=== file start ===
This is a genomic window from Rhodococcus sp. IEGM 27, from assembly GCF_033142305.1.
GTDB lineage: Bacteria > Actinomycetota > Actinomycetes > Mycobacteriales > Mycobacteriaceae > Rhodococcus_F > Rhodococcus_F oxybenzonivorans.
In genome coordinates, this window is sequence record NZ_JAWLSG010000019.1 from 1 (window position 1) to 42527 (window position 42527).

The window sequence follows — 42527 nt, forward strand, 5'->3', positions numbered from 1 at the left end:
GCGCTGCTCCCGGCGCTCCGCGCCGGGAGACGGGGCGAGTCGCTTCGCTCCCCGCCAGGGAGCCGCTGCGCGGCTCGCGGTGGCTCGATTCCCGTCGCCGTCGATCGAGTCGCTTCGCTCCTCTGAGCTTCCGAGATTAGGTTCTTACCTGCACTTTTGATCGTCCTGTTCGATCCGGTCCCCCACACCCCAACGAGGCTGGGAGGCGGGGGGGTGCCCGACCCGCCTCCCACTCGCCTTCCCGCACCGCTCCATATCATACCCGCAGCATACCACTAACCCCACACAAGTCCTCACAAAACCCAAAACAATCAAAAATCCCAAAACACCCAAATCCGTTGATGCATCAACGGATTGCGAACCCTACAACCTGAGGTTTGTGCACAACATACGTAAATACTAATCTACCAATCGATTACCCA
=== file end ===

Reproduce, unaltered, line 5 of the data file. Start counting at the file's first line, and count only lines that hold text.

GCGCTGCTCCCGGCGCTCCGCGCCGGGAGACGGGGCGAGTCGCTTCGCTCCCCGCCAGGGAGCCGCTGCGCGGCTCGCGGTGGCTCGATTCCCGTCGCCGTCGATCGAGTCGCTTCGCTCCTCTGAGCTTCCGAGATTAGGTTCTTACCTGCACTTTTGATCGTCCTGTTCGATCCGGTCCCCCACACCCCAACGAGGCTGGGAGGCGGGGGGGTGCCCGACCCGCCTCCCACTCGCCTTCCCGCACCGCTCCATATCATACCCGCAGCATACCACTAACCCCACACAAGTCCTCACAAAACCCAAAACAATCAAAAATCCCAAAACACCCAAATCCGTTGATGCATCAACGGATTGCGAACCCTACAACCTGAGGTTTGTGCACAACATACGTAAATACTAATCTACCAATCGATTACCCA